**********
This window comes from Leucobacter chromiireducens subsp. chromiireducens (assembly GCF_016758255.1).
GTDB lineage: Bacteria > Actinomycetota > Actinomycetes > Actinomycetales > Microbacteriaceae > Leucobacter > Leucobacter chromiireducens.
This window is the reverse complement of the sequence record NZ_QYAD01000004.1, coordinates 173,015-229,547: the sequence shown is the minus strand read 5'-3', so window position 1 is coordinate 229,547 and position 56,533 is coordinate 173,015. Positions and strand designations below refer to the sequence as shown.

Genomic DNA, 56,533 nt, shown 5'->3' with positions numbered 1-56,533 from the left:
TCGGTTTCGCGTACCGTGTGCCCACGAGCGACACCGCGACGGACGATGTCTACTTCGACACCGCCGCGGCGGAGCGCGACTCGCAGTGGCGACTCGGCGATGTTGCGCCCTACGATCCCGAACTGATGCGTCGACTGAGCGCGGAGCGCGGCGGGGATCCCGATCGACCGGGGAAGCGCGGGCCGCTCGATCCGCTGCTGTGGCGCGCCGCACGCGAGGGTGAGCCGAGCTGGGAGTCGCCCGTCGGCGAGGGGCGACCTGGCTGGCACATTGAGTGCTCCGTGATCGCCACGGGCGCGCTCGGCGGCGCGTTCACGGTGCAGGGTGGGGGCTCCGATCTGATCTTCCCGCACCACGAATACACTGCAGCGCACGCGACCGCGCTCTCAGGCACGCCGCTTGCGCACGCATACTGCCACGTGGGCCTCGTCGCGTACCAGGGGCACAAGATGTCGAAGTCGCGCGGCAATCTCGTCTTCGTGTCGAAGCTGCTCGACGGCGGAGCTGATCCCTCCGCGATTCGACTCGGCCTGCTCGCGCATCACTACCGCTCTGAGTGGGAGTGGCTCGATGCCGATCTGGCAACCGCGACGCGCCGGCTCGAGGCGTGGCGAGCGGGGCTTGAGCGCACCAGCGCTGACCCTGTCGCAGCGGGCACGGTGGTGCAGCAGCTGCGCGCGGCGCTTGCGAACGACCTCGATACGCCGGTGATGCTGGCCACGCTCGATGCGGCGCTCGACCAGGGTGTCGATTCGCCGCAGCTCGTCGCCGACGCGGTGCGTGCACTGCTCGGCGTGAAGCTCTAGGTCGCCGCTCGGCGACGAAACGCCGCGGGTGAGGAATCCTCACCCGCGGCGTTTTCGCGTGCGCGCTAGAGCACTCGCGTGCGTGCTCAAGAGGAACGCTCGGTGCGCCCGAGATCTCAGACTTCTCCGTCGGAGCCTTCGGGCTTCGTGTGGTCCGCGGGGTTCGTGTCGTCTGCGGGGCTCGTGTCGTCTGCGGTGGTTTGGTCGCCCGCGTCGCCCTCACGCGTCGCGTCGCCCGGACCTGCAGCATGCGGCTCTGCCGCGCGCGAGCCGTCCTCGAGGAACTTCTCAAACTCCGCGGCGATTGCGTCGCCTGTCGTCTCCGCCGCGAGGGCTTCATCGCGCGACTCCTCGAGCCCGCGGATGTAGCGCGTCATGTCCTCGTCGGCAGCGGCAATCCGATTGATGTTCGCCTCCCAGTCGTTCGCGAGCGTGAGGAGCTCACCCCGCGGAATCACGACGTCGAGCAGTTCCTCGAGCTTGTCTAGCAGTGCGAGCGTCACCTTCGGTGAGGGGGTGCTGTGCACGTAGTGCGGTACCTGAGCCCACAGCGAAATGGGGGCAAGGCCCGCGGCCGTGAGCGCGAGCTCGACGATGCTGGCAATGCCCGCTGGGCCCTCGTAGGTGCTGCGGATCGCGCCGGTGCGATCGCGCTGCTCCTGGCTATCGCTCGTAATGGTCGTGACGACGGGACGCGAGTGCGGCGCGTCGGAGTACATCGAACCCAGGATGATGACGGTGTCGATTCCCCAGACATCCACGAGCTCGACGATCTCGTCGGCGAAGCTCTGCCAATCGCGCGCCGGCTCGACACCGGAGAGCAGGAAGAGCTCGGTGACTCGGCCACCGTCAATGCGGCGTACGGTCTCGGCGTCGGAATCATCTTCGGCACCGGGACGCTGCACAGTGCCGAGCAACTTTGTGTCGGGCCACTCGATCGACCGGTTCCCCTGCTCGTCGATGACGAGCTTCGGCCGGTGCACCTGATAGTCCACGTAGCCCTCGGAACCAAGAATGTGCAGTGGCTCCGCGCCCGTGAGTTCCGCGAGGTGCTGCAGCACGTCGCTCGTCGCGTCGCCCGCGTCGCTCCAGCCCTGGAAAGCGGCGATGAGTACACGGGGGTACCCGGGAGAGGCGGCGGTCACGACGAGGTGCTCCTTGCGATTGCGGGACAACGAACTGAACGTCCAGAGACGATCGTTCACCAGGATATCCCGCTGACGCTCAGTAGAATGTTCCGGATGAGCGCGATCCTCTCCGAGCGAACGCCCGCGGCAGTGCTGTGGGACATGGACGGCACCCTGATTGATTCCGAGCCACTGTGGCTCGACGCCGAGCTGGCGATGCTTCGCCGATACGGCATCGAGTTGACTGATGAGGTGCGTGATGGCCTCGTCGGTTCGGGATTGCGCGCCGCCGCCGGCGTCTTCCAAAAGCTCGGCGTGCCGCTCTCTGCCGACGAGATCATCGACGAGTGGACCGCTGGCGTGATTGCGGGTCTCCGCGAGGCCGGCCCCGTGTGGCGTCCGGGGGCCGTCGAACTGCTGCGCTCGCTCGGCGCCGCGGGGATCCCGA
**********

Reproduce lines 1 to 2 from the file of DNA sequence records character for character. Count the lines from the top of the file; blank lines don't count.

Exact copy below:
This window comes from Leucobacter chromiireducens subsp. chromiireducens (assembly GCF_016758255.1).
GTDB lineage: Bacteria > Actinomycetota > Actinomycetes > Actinomycetales > Microbacteriaceae > Leucobacter > Leucobacter chromiireducens.